PALAKKAD: When the coronavirus pandemic created confusion and instilled fear in the minds of people, NC Krishnaprasad — a clerk at the community health centre in Pazhambalacode — redefined his role to guide them through tough times. He chose facts to clear their doubts, making good use of his data analytic skills honed while working with a mutual fund firm.
When facts were hard to come by, he spent hours collecting all data available on Covid, and collating and turning it into useful pieces of information. Soon he became a sought-after person on anything and everything related to Covid. From people looking for testing or vaccination centres to research students studying the impact of the disease, everyone began looking forward to Krishnaprasad’s updates — shared on a daily basis since April last year. He also made scores of informative videos that served to bust the myths associated with Covid.
Krishnaprasad says he began sharing Covid-related information, much like many others, after the novel coronavirus infection broke out. But he stuck to his task as more people started finding it helpful. “I started posting government bulletins in a concise form as my WhatsApp status from April 5 last year. When I stopped it for two days for personal reasons, people started asking me for information. That’s when I realised that people are actually finding it useful,” he says.
Since then, the 41-year-old has not stopped his updates. When the total number crossed the 12,700-mark, the Asia Book of Records approved his efforts in posting Covid-related information on Facebook for the longest duration.
Those who look for information from Krishnaprasad have different needs. During the peak of the first and second waves, when Covid wreaked havoc in other states, he scoured through the bulletins of the governments of Maharashtra, Delhi, Goa, Tamil Nadu, Karnataka, Telangana, Andhra Pradesh and Gujarat to give a clear picture of the situation. He says it was done to allay the concerns of the relatives of Malayali families in those states. They kept calling him to know about quarantine rules when people return to Kerala, and on getting Covid certificates.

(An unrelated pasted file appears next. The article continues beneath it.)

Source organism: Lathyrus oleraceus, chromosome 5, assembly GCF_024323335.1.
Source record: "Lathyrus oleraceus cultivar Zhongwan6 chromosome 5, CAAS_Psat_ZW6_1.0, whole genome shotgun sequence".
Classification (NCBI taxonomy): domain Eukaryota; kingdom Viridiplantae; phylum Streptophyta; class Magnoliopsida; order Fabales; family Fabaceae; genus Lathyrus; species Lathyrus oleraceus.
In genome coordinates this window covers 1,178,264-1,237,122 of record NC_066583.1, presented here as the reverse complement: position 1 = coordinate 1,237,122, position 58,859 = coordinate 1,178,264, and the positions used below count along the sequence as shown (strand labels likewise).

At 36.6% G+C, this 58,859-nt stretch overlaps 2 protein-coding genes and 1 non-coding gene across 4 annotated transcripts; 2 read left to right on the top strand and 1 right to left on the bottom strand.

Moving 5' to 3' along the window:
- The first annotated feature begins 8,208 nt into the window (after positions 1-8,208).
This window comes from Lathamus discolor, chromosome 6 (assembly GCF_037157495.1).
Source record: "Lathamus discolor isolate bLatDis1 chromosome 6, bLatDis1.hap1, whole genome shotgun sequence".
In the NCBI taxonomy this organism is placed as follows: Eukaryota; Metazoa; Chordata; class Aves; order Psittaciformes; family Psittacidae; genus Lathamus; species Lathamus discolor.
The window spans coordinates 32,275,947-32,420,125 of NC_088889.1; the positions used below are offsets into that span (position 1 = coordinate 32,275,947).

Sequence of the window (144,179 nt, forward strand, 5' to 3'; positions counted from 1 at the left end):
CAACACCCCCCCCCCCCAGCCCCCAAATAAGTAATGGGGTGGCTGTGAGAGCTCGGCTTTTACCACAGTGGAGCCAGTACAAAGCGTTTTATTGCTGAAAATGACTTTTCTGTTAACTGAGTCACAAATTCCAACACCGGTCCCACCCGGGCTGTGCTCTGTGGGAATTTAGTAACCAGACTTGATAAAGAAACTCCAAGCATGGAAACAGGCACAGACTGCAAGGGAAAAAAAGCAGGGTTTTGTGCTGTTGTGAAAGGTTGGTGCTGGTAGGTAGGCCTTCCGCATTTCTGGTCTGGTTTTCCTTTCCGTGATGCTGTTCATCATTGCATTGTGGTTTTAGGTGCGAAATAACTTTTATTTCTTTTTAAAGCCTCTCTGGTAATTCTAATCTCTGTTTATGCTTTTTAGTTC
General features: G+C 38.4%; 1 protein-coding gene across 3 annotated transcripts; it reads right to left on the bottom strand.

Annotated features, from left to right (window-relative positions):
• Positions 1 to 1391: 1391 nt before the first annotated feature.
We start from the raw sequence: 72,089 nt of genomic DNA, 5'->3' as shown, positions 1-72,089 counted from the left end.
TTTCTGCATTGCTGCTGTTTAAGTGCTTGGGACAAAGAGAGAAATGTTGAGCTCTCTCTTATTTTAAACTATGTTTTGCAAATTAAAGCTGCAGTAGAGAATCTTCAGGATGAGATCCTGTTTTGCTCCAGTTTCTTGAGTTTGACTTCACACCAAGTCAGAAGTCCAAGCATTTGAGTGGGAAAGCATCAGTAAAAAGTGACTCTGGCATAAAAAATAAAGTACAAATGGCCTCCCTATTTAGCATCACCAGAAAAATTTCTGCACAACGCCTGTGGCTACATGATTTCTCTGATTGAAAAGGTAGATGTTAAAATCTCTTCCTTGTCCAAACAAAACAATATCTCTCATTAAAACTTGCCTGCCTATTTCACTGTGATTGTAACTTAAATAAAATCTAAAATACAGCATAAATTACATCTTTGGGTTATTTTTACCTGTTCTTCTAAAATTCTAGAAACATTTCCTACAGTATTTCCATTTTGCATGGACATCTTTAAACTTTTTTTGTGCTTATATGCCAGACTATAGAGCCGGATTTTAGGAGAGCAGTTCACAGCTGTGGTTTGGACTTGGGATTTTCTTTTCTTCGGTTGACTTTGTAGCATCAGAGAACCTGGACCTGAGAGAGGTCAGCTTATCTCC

“I get calls from people asking for vaccination slots, testing centres, and on quarantine rules. I also don the role of a counsellor when people contact me after catching the infection or when they think they could get infected because their neighbour got it,” Krishnaprasad says. More recently, teachers and research students have started asking for data for their school projects and research works, respectively, he says.
He made his first video on social distancing when he saw people crowding in the market near his house, at Mangalam in Lakkidi. Since then he has made 85 videos on choosing the right mask and dealing with the infection to busting myths on vaccines.
When the pandemic situation started easing in the country, he began focusing on vaccination, and recently, on the developments related to Covid overseas. All that effort has proved to be time-consuming, and has affected his reading time. But he is satisfied that it has been worthwhile. Krishnaprasad’s wife Arsha Appekkat, a school teacher, also chips in whenever she can.